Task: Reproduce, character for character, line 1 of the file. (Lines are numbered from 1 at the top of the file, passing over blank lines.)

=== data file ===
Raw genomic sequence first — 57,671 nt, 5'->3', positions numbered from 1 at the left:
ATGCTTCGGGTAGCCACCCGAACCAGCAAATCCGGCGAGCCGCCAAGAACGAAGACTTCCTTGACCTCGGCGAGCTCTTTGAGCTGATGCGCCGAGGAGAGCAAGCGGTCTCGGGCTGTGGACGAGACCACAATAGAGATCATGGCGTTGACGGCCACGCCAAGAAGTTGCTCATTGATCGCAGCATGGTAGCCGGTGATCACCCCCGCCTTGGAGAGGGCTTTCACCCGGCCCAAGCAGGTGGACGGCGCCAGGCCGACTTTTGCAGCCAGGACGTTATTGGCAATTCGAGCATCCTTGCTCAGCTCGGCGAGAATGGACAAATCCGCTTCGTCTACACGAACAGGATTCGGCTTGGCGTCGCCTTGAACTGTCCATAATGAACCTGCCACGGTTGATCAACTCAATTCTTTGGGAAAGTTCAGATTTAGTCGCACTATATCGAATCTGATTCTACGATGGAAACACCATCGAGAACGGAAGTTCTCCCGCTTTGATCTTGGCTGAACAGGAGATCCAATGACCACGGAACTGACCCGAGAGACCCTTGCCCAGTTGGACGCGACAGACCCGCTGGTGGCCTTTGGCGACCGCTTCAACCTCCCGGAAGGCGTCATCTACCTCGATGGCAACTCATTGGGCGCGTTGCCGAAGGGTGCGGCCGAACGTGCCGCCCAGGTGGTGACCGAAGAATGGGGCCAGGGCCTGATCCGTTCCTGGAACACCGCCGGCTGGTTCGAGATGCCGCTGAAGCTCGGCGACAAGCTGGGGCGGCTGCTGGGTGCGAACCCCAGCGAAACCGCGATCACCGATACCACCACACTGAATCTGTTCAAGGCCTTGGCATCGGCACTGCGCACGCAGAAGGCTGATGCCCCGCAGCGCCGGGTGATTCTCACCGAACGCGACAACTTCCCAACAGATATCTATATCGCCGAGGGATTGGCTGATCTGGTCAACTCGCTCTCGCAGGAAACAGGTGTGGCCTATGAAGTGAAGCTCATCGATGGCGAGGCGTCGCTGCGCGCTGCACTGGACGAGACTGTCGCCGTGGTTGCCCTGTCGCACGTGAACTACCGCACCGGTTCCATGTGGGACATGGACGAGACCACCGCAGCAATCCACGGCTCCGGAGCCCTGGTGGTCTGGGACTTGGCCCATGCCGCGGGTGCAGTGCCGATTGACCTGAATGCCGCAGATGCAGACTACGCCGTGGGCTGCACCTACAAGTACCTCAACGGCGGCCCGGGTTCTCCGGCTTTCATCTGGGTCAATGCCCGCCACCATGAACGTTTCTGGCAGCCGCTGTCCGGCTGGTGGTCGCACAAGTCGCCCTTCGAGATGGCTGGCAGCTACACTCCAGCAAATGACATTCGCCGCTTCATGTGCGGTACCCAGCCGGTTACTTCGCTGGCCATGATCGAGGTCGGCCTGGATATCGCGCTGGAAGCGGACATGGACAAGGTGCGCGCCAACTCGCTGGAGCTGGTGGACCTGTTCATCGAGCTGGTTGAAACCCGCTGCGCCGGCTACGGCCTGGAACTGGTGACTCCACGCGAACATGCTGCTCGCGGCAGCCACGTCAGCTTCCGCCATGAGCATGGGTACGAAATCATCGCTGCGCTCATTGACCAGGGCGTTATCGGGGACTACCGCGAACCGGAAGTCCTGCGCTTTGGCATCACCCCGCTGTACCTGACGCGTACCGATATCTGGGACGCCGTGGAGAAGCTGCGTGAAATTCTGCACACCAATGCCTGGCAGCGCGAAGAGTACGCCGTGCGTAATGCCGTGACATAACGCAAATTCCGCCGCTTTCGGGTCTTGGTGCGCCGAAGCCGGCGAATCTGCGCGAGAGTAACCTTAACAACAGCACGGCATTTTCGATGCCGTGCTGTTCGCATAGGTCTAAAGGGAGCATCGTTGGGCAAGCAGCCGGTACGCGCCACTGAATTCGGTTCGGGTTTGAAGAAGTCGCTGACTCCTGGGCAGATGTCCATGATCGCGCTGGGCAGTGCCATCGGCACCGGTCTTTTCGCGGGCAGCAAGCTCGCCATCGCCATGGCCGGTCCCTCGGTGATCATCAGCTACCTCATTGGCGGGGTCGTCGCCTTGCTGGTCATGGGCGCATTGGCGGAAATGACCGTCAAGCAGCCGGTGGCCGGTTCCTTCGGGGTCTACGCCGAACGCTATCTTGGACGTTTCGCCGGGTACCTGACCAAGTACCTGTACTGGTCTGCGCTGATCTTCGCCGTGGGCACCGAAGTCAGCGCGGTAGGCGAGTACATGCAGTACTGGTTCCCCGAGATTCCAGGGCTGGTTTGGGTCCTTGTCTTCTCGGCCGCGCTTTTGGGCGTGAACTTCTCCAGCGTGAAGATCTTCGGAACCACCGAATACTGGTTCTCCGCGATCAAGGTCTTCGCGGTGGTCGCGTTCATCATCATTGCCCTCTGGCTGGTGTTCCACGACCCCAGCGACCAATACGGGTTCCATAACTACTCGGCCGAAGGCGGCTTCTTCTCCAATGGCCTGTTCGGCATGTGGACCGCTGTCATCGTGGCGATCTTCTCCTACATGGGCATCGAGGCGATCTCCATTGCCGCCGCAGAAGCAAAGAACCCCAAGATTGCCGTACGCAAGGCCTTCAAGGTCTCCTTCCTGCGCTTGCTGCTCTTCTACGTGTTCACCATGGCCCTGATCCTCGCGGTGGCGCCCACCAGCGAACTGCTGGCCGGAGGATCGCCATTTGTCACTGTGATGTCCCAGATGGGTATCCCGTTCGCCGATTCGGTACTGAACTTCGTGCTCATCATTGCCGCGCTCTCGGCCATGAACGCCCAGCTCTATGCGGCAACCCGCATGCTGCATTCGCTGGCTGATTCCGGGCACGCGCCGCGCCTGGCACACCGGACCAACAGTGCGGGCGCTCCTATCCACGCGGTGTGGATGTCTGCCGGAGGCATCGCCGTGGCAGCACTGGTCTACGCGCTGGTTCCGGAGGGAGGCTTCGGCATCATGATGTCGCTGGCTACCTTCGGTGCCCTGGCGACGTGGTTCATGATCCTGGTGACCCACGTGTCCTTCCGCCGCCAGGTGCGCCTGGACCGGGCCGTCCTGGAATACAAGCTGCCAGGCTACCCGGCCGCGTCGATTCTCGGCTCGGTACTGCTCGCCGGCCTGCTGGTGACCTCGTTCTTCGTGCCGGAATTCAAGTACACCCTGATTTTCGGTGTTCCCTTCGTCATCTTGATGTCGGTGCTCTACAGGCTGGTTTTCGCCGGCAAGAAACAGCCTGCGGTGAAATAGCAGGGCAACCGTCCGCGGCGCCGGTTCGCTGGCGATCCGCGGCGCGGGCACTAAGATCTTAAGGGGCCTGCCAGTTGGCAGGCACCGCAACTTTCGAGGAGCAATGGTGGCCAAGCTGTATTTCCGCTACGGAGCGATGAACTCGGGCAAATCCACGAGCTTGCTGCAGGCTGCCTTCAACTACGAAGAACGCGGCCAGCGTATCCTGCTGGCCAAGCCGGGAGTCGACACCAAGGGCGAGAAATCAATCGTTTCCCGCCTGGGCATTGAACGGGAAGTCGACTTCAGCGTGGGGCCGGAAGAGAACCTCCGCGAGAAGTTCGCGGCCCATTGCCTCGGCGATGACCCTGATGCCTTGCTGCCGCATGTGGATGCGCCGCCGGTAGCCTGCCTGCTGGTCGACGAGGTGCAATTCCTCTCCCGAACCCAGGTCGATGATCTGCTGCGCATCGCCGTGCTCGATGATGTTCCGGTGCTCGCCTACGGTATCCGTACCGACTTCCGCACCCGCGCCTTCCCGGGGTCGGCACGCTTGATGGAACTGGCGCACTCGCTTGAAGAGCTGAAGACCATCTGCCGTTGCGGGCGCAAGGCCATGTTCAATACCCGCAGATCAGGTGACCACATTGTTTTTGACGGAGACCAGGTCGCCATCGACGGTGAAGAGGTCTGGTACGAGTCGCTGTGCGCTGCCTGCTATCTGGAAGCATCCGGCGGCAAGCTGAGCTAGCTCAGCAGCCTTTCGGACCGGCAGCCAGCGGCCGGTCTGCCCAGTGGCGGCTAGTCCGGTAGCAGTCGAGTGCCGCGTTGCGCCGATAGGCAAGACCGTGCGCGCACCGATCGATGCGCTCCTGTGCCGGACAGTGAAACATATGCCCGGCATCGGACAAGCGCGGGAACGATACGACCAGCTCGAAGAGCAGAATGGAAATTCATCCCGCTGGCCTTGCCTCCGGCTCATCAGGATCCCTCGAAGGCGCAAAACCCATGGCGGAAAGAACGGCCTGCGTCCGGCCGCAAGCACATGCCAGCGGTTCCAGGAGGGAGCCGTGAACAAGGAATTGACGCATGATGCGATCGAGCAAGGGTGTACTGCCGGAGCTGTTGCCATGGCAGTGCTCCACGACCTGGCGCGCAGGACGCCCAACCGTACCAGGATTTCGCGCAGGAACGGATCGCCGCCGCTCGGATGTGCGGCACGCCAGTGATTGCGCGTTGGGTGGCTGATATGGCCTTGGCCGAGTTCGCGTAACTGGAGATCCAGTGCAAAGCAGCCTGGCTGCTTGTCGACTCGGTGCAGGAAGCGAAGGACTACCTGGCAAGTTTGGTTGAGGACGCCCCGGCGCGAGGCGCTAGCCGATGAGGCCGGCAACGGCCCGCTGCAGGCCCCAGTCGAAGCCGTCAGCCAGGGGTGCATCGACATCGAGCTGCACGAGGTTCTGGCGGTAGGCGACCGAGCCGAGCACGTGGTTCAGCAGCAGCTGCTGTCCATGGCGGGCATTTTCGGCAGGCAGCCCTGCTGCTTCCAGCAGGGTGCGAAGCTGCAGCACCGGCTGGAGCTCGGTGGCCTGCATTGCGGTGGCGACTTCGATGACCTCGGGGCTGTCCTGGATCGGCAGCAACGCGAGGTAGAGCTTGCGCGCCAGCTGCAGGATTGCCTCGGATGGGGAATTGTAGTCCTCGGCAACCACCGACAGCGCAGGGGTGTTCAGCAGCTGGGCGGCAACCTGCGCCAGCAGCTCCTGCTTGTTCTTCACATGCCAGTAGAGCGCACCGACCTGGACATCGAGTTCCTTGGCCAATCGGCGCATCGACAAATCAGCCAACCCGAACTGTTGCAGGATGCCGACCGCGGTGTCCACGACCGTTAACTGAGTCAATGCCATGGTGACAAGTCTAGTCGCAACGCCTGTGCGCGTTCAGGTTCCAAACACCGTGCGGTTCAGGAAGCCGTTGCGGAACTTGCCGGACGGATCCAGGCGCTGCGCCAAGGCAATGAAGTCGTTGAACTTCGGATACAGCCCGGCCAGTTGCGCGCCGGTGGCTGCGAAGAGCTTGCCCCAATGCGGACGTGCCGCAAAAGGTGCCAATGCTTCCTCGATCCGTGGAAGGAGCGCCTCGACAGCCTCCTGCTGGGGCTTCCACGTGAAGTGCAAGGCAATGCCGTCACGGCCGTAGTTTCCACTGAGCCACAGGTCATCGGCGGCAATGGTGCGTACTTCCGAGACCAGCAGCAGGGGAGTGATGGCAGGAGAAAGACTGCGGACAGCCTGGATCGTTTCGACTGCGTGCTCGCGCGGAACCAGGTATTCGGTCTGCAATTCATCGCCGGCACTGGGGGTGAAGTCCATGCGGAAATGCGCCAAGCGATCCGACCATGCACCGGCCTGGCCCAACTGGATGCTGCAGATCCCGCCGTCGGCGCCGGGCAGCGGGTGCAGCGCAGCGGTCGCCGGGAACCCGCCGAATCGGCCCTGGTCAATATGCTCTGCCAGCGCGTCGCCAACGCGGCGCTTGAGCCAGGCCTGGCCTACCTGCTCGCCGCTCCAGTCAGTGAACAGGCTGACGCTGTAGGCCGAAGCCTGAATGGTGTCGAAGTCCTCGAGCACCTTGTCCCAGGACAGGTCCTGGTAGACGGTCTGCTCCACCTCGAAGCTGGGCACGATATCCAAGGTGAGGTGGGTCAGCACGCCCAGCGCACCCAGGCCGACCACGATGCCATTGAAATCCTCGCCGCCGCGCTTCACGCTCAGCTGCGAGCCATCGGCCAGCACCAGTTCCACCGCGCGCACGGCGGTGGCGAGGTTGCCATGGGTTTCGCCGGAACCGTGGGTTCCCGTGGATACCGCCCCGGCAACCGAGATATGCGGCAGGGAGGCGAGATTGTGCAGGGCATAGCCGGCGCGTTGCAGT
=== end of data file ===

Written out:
Raw genomic sequence first — 57,671 nt, 5'->3', positions numbered from 1 at the left: